How to Write a Cover Letter for an Internship Position
In the global market today, one of the most recognized universal currencies that transcend geographical, racial and economic barriers is experience. Wikipedia defines experience as “the knowledge or mastery of an event or subject gained through involvement in or exposure to it”. Work experience is often regarded as a highly treasured quality in an employee or a job seeker for obvious reasons. Needless to say, Internships are a great way to accumulate work experience.
Stay with me
It’s highly recommended that students and graduates take the opportunity to look out for and exploit internship opportunities. An internship in case you are puzzled is a period of work experience offered by an establishment to get students and graduates acquainted with a practical working environment, often within a specific industry, which relates to their area of interest or field of study.
Internships don’t just expose you to practical working environments, they can also give you a more comprehensive education that you probably wouldn’t receive any other way. Also, internships give you an advantage whilst exploring in the job market, you are more likely to get picked over those that have no experience and may even receive a higher starting salary. Internships also help you discover or acquire skills, refine them and deploy them in relevant ways. Don’t get me started on the opportunities to interact with professionals in the field that internships grant you higher access to, the confidence that comes from working in a professional setting, the occasional or constant financial compensations in the form of stipends and the fact that many establishments use Internships as recruitment exercises, which means you may probably be hired as soon as your internship is done, Internships also make your Resume’s look more attractive to potential employers.
Why cover letters though?
When applying for an internship position, it is most likely that a cover letter would be expected to be attached to your application by the establishment you are applying to. Cover letters serve as letters of introduction that highlight your character, key achievements and sell you to your potential employer as the perfect fit for the job. A cover letter is not an occasion to rehash your resume word for word. However, it offers you an opportunity to be more detailed about certain information provided in your resume. A terrific cover letter can make you stand out in a sea of other applicants.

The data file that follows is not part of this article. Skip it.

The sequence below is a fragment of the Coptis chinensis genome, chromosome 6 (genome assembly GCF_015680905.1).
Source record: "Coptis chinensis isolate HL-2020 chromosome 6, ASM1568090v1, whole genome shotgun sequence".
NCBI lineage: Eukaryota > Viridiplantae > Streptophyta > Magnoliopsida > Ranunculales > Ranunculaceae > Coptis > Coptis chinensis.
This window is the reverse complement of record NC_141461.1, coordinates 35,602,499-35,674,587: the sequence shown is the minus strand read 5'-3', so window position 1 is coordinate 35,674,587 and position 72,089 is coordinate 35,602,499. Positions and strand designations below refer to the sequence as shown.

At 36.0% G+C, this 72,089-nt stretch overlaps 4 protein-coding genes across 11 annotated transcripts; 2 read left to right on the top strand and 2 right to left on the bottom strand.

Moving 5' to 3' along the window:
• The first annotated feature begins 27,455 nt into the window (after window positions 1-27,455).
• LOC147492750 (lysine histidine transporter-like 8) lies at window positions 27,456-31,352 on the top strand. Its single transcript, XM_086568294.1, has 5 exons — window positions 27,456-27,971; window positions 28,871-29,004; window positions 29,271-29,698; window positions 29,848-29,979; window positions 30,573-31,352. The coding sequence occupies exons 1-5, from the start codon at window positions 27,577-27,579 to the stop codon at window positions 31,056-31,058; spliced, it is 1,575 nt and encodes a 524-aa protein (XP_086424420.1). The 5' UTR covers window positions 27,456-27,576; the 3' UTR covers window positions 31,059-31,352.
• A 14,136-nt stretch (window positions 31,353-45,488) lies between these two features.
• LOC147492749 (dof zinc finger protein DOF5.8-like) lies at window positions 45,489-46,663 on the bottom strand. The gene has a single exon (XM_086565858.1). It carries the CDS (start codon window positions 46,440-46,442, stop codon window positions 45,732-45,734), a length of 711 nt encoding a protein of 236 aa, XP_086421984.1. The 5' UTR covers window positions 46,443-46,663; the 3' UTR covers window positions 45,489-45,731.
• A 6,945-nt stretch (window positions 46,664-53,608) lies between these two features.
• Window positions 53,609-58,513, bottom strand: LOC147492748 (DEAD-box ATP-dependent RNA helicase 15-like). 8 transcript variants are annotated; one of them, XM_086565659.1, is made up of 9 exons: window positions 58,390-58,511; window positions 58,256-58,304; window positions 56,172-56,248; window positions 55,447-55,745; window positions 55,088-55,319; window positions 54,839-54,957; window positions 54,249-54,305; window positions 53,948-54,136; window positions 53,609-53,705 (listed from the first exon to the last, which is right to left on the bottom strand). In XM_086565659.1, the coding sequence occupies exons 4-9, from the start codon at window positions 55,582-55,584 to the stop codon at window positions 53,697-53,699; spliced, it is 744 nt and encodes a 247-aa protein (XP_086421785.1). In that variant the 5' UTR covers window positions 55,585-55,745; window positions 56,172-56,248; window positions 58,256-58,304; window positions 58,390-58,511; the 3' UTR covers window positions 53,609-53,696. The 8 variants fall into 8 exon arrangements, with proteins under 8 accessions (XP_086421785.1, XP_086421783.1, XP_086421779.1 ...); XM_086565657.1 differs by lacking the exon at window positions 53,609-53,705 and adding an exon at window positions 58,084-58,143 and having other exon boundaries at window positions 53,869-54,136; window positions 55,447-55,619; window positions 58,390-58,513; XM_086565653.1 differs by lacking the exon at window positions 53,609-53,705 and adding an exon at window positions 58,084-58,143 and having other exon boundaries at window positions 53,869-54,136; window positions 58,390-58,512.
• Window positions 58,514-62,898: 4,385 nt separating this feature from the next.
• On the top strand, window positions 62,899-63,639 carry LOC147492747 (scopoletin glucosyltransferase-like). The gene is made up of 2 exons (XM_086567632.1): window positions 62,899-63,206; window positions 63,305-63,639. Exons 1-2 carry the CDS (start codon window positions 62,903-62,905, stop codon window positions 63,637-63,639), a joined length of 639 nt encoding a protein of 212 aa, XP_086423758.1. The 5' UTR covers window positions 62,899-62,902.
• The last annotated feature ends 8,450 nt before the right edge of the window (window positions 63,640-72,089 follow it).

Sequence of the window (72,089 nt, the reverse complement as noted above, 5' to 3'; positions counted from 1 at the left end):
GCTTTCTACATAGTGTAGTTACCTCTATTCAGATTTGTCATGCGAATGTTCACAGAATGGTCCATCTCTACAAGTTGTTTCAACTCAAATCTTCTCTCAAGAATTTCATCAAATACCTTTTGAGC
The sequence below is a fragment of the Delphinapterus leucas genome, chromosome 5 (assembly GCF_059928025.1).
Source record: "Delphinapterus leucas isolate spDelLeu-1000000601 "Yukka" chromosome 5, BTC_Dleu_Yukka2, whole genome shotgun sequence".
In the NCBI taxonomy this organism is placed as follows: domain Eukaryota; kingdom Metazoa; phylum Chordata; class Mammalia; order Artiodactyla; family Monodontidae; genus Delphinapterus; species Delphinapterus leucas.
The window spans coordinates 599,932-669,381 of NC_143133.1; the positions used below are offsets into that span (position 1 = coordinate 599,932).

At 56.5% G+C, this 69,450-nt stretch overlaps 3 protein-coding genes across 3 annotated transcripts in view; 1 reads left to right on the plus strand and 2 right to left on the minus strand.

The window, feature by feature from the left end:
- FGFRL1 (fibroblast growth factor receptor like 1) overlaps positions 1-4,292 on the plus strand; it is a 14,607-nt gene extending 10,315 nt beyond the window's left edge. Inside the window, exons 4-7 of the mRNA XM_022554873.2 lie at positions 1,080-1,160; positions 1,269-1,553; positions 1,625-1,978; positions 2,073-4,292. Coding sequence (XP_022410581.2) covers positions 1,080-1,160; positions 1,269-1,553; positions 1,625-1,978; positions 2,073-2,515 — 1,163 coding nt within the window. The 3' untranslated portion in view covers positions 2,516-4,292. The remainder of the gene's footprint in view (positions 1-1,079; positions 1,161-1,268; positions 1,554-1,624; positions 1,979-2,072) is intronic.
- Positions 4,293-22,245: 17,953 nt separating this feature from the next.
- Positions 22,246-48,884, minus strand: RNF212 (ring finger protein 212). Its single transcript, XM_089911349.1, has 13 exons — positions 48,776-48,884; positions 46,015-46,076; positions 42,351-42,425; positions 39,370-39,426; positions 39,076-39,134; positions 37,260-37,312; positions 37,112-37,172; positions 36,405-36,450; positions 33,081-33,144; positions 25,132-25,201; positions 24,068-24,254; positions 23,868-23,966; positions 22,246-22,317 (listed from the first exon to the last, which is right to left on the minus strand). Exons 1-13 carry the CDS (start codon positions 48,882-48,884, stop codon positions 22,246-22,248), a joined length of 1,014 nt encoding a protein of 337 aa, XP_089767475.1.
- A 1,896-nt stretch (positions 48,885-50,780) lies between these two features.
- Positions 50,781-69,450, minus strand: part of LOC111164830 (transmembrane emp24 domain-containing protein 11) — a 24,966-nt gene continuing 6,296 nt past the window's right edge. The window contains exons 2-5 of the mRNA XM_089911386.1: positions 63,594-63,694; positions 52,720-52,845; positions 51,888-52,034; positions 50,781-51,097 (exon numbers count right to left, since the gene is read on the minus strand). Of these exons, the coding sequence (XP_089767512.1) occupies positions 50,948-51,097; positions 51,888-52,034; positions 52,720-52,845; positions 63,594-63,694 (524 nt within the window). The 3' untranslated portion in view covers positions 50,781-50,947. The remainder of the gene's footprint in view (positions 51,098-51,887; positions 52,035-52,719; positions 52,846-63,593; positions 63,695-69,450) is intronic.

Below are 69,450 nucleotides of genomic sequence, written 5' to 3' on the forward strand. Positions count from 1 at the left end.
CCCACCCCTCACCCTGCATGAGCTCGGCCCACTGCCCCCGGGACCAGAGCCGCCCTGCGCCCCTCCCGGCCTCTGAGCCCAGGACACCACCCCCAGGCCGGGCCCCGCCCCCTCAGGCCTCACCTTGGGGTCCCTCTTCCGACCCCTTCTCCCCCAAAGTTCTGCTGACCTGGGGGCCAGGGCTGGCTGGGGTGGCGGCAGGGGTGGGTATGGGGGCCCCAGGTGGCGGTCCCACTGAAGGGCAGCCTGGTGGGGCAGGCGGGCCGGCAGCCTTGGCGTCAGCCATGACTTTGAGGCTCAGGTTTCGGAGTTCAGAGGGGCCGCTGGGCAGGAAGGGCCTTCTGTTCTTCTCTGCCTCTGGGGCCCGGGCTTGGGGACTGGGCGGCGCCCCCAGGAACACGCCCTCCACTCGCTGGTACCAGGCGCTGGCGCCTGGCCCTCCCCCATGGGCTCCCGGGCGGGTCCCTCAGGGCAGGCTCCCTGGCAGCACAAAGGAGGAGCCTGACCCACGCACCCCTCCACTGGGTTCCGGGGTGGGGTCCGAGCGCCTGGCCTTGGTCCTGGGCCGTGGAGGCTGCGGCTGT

How to write a cover letter for an internship position?
There are a lot of cover letter templates that are available to anyone with a smart device and access to the internet. However, no matter how impressive, complex or fresh you may find a lot of templates online, it’s important to note that all templates follow an established pattern. Let’s explore the basics of writing a cover letter, shall we?
First things first, introduce yourself
Remember, a cover letter is supposed to introduce you to your employer. Be clear clear-cut whilst doing this. You don’t want to come across as having identity issues or lacking confidence. Your first paragraph is your chance to make a distinctive first impression on the employer. It should explain who you are in short sentences, how you found out about the opportunity and it is also a great opportunity to chip in connections you may have or have had with the establishment.
Next, talk about you
I don’t mean start talking about your fond childhood memories and life experiences. That is one of the mistakes many job seekers make in this section. In this part of your cover letter, you are expected to talk about your important skills and personal accomplishments. As a potential intern, it is important you highlight why you want the position and how you qualify and connect the dots for the employer.
Okay, you probably consider yourself perfect for that position, a certifiable catch. However, your employers don’t know that…yet. It’s your job to sell yourself to them by using examples that show why you will be a good fit for that opening. Most employers want applicants who are team players, good managers of time and are naturally creative. Use real life examples to buttress your qualities but don’t overdo it.
The final section of your cover letter should be cool, confident and positive. This paragraph is almost as important as the first because it will seal the deal for a job interview. You want to go out with a bang and leave a strong impression on the reader. Make the employer want to meet you in person. In fact, encourage it.
Don’t get cocky
Proof read your cover letter repeatedly. A stellar cover letter can be ruined by something as ridiculously simple as a typo. Make sure you dot your i’s and cross your t’s. More often than not, the devil is in the details. Triple check if you must.
Cover letter hacks
Here are a few useful tips to note whilst polishing up your cover letter. First and foremost, always write a fresh cover letter for every application. I know, it seems like a lot of stress but trust me, it’s worth it. Don’t forget to include a header at the top of the document that includes your contact information. Try out creative new ways to begin your first paragraph. If you are pressed for time or just flat out uninspired, use a template. They are easily accessible and will help you get the job done. Avoid generic salutation, if you can’t figure out the hiring manager’s name, try addressing your cover letter to the head of the department for the position you are applying for. It shows you are willing to go the extra mile; a good quality in any employee. Lastly, never submit your cover letters in word format; always convert to PDF before you send.